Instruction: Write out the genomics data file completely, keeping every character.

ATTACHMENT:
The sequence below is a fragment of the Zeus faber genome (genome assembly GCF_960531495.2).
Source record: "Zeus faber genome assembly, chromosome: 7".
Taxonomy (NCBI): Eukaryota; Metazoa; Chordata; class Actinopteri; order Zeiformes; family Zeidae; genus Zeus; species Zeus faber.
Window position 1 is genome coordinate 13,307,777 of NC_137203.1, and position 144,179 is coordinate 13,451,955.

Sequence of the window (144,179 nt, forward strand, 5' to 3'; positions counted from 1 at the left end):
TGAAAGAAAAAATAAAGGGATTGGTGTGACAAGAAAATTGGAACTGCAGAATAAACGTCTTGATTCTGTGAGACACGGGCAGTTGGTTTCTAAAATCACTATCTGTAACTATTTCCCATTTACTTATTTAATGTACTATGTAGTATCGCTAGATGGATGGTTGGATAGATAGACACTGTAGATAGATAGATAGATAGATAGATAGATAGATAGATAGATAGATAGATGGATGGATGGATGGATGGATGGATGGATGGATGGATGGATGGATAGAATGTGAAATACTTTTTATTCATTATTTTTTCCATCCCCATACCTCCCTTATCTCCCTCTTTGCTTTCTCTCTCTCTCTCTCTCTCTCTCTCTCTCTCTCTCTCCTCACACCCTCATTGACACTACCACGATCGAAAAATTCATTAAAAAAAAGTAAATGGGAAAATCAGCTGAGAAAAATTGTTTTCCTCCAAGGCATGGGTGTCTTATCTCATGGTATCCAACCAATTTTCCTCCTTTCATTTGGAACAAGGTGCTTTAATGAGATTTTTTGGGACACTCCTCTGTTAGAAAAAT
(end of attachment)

The sequence below is a fragment of the Zeus faber genome (genome assembly GCF_960531495.2).
Source record: "Zeus faber genome assembly, chromosome: 7".
Taxonomy (NCBI): Eukaryota; Metazoa; Chordata; class Actinopteri; order Zeiformes; family Zeidae; genus Zeus; species Zeus faber.
Window position 1 is genome coordinate 13,307,777 of NC_137203.1, and position 144,179 is coordinate 13,451,955.

Sequence of the window (144,179 nt, forward strand, 5' to 3'; positions counted from 1 at the left end):
TGAAAGAAAAAATAAAGGGATTGGTGTGACAAGAAAATTGGAACTGCAGAATAAACGTCTTGATTCTGTGAGACACGGGCAGTTGGTTTCTAAAATCACTATCTGTAACTATTTCCCATTTACTTATTTAATGTACTATGTAGTATCGCTAGATGGATGGTTGGATAGATAGACACTGTAGATAGATAGATAGATAGATAGATAGATAGATAGATAGATAGATAGATGGATGGATGGATGGATGGATGGATGGATGGATGGATGGATGGATAGAATGTGAAATACTTTTTATTCATTATTTTTTCCATCCCCATACCTCCCTTATCTCCCTCTTTGCTTTCTCTCTCTCTCTCTCTCTCTCTCTCTCTCTCTCTCTCCTCACACCCTCATTGACACTACCACGATCGAAAAATTCATTAAAAAAAAGTAAATGGGAAAATCAGCTGAGAAAAATTGTTTTCCTCCAAGGCATGGGTGTCTTATCTCATGGTATCCAACCAATTTTCCTCCTTTCATTTGGAACAAGGTGCTTTAATGAGATTTTTTGGGACACTCCTCTGTTAGAAAAAT